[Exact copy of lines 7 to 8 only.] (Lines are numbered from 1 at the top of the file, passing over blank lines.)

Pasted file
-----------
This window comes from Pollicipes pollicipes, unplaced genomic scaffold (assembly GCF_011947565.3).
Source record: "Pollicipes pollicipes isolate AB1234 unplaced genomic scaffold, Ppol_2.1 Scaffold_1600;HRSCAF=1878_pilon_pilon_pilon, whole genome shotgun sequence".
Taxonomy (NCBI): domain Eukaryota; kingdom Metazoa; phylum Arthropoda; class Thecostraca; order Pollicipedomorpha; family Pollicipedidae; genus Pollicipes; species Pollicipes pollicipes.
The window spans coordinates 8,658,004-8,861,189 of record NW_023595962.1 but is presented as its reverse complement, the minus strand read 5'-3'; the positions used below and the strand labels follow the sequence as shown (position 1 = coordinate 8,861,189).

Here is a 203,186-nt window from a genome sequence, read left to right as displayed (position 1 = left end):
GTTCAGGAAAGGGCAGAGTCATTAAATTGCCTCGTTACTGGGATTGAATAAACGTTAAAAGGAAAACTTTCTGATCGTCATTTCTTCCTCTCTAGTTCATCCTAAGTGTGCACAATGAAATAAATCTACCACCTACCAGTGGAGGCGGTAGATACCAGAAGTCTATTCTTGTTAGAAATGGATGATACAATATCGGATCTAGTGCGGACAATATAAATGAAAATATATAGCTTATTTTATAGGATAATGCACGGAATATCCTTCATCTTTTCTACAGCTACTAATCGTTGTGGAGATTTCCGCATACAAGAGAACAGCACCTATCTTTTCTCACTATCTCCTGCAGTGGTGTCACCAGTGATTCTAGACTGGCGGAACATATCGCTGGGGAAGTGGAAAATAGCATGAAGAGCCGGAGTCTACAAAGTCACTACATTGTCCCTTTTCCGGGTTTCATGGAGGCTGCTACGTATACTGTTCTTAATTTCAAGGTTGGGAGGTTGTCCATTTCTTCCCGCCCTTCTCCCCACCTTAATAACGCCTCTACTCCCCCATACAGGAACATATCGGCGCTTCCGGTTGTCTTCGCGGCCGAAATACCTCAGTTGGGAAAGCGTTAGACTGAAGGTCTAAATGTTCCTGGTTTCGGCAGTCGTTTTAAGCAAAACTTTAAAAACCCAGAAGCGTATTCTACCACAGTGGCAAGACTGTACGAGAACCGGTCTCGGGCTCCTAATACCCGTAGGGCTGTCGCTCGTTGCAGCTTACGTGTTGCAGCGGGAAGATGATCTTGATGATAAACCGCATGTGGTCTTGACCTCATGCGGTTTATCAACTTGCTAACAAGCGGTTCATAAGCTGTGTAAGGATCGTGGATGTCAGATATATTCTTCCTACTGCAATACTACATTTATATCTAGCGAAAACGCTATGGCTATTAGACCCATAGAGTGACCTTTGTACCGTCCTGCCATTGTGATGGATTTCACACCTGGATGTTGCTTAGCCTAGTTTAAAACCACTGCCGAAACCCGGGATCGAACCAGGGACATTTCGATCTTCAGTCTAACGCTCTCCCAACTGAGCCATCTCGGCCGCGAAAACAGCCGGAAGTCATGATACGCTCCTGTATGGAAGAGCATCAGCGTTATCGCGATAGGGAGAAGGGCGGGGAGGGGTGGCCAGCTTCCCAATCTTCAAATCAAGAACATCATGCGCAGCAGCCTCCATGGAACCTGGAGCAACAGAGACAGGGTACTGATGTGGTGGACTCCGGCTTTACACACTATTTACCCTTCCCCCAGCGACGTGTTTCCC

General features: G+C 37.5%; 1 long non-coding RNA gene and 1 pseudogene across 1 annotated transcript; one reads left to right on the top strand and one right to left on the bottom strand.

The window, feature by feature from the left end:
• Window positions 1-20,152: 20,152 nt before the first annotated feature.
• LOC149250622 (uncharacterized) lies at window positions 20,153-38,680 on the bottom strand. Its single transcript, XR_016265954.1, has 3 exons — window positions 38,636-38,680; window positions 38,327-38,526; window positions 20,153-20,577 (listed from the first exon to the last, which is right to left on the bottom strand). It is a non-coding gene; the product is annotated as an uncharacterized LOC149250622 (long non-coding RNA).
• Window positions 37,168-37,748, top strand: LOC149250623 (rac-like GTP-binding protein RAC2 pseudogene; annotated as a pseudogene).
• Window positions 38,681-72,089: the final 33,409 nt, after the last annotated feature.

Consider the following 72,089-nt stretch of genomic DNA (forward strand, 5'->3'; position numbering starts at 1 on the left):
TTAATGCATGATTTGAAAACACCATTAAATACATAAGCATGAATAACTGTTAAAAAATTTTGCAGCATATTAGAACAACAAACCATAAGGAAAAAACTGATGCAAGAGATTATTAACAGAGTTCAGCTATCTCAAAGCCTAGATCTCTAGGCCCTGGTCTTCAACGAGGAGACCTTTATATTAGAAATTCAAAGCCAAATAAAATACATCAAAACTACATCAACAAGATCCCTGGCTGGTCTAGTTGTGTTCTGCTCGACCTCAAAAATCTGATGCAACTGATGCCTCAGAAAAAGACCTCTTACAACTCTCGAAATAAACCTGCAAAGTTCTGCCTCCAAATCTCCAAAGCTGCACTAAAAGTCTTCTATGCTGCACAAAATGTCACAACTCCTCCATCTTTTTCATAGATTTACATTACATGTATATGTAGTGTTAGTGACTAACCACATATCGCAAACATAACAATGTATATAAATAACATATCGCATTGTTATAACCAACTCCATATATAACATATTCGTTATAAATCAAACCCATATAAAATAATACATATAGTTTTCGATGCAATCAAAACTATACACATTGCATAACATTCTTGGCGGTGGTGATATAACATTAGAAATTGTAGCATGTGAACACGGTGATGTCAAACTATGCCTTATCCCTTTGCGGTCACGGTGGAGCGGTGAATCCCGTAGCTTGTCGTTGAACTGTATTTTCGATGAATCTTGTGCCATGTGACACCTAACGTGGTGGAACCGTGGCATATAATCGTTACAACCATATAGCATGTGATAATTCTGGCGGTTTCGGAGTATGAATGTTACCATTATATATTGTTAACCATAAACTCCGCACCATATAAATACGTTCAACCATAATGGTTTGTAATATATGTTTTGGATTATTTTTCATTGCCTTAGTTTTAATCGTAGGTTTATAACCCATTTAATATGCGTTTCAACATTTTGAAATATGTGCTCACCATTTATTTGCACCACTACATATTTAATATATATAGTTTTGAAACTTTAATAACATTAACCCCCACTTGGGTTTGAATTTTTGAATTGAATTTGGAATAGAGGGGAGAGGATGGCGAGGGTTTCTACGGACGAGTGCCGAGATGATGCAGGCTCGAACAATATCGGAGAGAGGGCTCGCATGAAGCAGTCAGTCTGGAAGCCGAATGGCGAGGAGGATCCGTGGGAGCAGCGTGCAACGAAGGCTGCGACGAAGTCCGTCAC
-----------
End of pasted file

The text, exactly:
General features: G+C 37.5%; 1 long non-coding RNA gene and 1 pseudogene across 1 annotated transcript; one reads left to right on the top strand and one right to left on the bottom strand.

The window, feature by feature from the left end: